Nikola Tesla

“I don’t care that they stole my idea. I care that they don’t have any of their own,” said Nikola Tesla. Few men have had as great an impact on the modern world as Tesla. He came from humble beginnings. As the son of an Orthodox priest, it seemed very few options were open to him. Early on, it looked like he would have to choose between priesthood and the military. However, Tesla had other ideas. In school, he was an excellent student and could perform calculus in his head. When teachers saw he did not show his work, they thought he was cheating. Nevertheless, his abilities proved useful in changing both his future and shaping the modern world.

Tesla worked for a phone company in Budapest and soon was elevated to the position of chief electrical engineer. He then went to work for the Continental Edison Company in France, working on improving both the design and efficiency of electrical systems. He then transferred to New York City and was hired to work directly for his idol, Thomas Edison. He started out doing simple, mundane electrical tasks and soon moved on to more complex problem solving.

During his employment for Edison, Tesla was hired to redesign Edison’s direct current (DC) generators. Edison offered Tesla $50,000 if he could make the generators more efficient and reduce operating costs. Upon completing the given task, Edison went back on his word, saying he had been joking and offered Tesla a measly ten dollar raise. This is yet another example of a right hander screwing over a left hander!

At that point, Tesla quit and began working, saving money to start his own lab. It took him a year, but Tesla saved enough money, and coupled with an investor’s money, was able to open his own facility. Tesla invented and patented several alternating current (AC) devices including motors, generators, transformers, and transmission lines – just like the ones used today. Both Edison and Tesla believed their form of power could illuminate the world. Edison was an advocate for DC and Tesla for AC. The problem with DC was that it could not be transmitted over long distances. Edison proposed building coal-fired plants a mile apart to power America. The level of air pollution created would have been unbearable! Edison tried to prove the dangers of Tesla’s AC by electrocuting animals and humans. In the end, Tesla developed a method of producing devices that allowed him to harness over a million volts. He even figured out how to surround and envelope his body with lightning bolts and suffer no apparent harm!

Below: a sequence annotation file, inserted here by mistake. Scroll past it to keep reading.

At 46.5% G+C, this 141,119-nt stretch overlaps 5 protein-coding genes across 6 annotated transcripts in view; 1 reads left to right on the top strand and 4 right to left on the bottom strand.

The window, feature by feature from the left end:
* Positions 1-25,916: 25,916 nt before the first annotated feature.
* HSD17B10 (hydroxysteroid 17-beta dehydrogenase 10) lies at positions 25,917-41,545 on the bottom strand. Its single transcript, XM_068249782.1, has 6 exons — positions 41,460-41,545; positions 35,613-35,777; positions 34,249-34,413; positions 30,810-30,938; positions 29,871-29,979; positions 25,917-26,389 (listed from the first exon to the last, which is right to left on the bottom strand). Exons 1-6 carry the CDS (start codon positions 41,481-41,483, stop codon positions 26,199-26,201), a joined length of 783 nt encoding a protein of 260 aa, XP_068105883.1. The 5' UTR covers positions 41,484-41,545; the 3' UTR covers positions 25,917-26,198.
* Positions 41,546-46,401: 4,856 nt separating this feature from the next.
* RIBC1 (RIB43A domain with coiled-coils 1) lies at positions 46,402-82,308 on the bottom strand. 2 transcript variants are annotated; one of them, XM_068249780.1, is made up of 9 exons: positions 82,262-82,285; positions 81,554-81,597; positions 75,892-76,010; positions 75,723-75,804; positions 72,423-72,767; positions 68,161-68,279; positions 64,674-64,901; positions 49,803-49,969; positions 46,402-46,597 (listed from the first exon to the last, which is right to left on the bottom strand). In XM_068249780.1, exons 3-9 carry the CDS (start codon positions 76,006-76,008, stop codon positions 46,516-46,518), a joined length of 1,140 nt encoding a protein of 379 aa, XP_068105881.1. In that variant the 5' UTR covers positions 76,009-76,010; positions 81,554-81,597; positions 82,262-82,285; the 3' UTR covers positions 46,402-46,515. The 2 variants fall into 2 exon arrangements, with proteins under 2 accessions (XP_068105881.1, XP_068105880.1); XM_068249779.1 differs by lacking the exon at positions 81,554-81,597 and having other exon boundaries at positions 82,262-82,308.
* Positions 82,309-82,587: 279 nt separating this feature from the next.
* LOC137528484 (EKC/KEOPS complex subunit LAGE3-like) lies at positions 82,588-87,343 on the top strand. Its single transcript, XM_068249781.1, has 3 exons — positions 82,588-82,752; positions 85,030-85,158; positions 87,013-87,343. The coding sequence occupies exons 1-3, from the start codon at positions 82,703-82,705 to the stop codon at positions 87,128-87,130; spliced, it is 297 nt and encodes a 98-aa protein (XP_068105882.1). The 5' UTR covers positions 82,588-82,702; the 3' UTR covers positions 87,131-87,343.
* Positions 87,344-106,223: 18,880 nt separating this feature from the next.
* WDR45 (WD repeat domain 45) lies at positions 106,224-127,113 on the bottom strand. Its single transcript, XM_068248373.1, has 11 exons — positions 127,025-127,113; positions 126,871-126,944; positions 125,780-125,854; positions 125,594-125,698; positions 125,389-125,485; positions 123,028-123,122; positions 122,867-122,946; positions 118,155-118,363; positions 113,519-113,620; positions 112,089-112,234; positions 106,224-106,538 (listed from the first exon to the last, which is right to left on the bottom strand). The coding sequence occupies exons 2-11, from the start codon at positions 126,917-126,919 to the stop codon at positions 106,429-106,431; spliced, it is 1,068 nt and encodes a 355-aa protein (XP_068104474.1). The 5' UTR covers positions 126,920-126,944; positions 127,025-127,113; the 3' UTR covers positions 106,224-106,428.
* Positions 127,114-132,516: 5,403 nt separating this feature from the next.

George Westinghouse saw the potential of alternating current. His company, Westinghouse Electric agreed to pay Tesla a million dollars and $2.50 in royalties per each AC horsepower unit produced. Together, they lit up the 1893 Chicago World’s Fair. Eventually, Westinghouse Electric was awarded a contract for the Niagara Falls hydroelectric project that led to the electrification of America. Later, when Westinghouse Electric was over-extended financially, Westinghouse talked Tesla into releasing his company from the royalty agreement.

Obviously, Tesla was a brilliant inventor, but a poor business man. Tesla went on to invent x-rays, remote control, wireless technology, neon, and robotics. Tesla’s vision was to transfer unlimited energy around the world using high frequency. He was in competition with Marconi who was accused of using seventeen of Tesla’s patents to accomplish transatlantic broadcast. Court battles were fought and Tesla’s patents were upheld and then mysteriously overturned. Ultimately, Marconi won a Nobel Prize. After Tesla’s death, Marconi’s patents were stripped because of their similarity to Tesla’s design and because Marconi’s design used a Tesla coil.

Nikola Tesla was a brilliant man: he spoke six languages and his inventions changed the world. Corporations and people got rich off his ideas. They dismissed him as a crackpot even as they benefited from his brilliance. Tesla set his sights too high; he went for grandeur when simple broadcast would have won the race. He did not comprehend the greed and avarice that surrounded him. Unscrupulous people, who used and abused him, only cared about personal profit and gain. In his later years, he lived by the generosity of others. He was allowed to live and eat free of charge in honor of who he was: a left hander so in touch with creativity and genius, yet so out of touch with protecting his ideas and interests. The world may never know what secrets were stolen after his death. One thing is certain: the world owes Tesla a debt of gratitude and recognition.


  • Redesigned Edison’s direct current (DC) generators, making them more efficient and reducing operating costs
  • At his death, over 700 patents were in his name


  • Several alternating current (AC) devices including motors, generators, transformers, and transmission lines
  • x-rays
  • remote control
  • wireless technology
  • neon
  • robotics